In a new report, the The National Roads and Motorists’ Association (NRMA) has found a $2.2 billion backlog in funding for NSW councils to maintain the state’s roads. This represents a 14.5 per cent increase over the last twelve months.

The annual report analysed the size of the funding task required from local councils to clear their backlog for road maintenance and repair.

Around 80 per cent of the 184,859km road network across NSW is managed by local councils.

The report found the council backlog has risen to $2.2 billion (from $2 billion in the 2015/16 financial year).

The overwhelming majority of the backlog burden ($1.7 billion) fell to regional councils with geographically larger and less populated areas at particular risk of not meeting their funding needs.

The backlog among Sydney councils grew 42 per cent to $573 million. Councils across west and south-west Sydney saw the majority of this shortfall ($282 million), followed by Sydney central and south ($243 million).

Over the last two years the gap between funding and what councils need to maintain local roads at a safe and satisfactory standard has grown 30 per cent.

The ‘Funding Local Roads’ report provides a number of key recommendations to Government, to help local councils meet their shortfalls.

These recommendations include allocating up to $180 million per annum for five years from the Snowy Hydro Legacy and Regional Growth Funds; reserving between two to five cents per litre of the fuel excise (41.2 cpl) to local roads; and re-categorising strategic roads across regional areas to state roads.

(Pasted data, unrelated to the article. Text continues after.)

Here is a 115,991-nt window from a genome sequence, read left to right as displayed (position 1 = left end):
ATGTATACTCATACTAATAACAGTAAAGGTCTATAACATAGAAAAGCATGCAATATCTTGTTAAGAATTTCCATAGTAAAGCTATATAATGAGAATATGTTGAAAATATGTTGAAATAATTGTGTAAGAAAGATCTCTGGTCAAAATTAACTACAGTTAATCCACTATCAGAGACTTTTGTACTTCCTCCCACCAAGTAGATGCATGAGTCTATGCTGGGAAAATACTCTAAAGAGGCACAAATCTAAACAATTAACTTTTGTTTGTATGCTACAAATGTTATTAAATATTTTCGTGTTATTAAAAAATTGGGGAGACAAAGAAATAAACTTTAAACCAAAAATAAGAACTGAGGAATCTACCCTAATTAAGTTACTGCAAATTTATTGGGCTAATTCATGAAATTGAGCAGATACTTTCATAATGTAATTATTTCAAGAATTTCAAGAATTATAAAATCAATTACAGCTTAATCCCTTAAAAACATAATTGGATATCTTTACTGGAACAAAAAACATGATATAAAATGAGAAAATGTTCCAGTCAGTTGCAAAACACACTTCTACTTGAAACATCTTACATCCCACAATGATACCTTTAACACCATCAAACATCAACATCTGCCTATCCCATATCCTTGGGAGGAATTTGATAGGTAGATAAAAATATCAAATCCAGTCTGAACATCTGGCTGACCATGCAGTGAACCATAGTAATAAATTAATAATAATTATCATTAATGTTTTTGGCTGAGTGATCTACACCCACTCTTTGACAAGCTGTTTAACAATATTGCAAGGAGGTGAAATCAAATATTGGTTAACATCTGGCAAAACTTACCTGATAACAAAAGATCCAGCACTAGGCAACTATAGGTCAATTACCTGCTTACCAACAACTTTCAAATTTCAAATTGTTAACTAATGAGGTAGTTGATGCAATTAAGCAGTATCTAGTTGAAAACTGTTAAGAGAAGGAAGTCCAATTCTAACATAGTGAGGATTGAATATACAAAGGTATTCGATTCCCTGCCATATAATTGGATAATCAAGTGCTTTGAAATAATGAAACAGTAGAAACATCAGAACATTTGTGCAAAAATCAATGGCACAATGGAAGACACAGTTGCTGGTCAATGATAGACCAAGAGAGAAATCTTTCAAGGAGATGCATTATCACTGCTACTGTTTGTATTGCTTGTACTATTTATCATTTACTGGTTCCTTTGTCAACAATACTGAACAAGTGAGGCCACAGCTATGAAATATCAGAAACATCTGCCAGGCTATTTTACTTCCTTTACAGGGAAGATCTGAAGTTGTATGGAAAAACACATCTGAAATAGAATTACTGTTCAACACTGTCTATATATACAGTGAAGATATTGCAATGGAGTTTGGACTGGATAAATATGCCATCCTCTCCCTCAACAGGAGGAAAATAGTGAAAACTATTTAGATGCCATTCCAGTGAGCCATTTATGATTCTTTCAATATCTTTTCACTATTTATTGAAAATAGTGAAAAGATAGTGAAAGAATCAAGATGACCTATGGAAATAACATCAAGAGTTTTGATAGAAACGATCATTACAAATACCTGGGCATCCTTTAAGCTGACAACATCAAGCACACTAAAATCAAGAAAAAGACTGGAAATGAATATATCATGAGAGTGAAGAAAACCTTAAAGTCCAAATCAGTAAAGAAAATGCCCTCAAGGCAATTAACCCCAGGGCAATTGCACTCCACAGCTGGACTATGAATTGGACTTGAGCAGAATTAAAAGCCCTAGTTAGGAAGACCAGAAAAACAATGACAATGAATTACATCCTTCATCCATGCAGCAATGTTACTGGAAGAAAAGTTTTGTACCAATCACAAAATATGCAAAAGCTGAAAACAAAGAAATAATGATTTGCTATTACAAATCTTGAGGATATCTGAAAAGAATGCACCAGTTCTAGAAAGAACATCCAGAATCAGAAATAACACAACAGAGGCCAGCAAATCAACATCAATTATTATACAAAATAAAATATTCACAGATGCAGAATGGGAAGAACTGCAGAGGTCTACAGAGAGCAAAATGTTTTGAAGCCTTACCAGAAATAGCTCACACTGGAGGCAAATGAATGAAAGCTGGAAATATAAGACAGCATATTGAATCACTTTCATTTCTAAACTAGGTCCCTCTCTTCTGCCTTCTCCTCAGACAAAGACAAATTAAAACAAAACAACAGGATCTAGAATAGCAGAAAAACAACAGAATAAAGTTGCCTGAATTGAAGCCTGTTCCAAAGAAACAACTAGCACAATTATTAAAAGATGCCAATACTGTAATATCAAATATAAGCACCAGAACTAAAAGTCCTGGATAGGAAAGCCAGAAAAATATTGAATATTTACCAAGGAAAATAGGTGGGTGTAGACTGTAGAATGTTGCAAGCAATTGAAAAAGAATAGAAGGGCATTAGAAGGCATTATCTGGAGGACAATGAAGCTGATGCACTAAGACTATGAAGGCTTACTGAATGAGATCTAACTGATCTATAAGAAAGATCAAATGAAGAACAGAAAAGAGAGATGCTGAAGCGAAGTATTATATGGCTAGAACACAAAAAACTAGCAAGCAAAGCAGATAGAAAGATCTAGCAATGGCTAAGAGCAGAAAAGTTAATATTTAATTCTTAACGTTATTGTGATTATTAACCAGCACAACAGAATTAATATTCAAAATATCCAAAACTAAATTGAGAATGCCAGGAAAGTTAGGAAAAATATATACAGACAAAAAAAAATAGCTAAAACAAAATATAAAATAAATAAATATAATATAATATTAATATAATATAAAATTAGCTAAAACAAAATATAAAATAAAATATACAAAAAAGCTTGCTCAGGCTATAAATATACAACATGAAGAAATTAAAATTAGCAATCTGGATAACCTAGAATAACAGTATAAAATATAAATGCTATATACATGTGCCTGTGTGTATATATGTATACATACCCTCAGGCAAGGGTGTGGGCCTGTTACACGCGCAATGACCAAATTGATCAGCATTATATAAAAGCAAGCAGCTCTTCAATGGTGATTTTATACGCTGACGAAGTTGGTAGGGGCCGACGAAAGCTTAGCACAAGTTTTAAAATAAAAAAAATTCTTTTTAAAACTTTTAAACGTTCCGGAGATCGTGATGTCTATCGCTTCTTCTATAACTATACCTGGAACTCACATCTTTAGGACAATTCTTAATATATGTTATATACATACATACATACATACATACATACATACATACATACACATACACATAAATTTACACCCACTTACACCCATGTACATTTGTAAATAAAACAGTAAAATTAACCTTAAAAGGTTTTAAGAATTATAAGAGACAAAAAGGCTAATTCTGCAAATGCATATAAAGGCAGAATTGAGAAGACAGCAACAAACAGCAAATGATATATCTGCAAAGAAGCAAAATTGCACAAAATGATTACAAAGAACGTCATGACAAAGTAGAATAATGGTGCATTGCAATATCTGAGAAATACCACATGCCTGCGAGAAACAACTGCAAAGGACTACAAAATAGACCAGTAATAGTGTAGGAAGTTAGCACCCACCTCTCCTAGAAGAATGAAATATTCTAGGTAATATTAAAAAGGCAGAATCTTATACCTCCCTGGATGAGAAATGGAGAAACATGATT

The report has been released to coincide with the launch of The NRMA’s ‘Rate Your Road’ survey, which calls on members and the community to rate their local roads and public transport.

This survey allows the public to take part in the election process by speaking out on local roads and public transport – good and bad.

The results will be collated over the coming weeks and released prior to the 23 March NSW State Election.

The NRMA will also use the data as a resource when lobbying the NSW and Australian Governments for road and public transport funding priorities.

NRMA Group CEO, Rohan Lund, said the organisation was focused on making roads and public transport infrastructure funding an election priority and was calling on the community to have their say about what needed to be done at a local level to keep the state moving.

“We have made significant inroads into improving the road network in recent years and seen record budgets from the NSW Government however it is clear that we still have work to do – that’s why we’ve launched Rate Your Road,” Mr Lund said.

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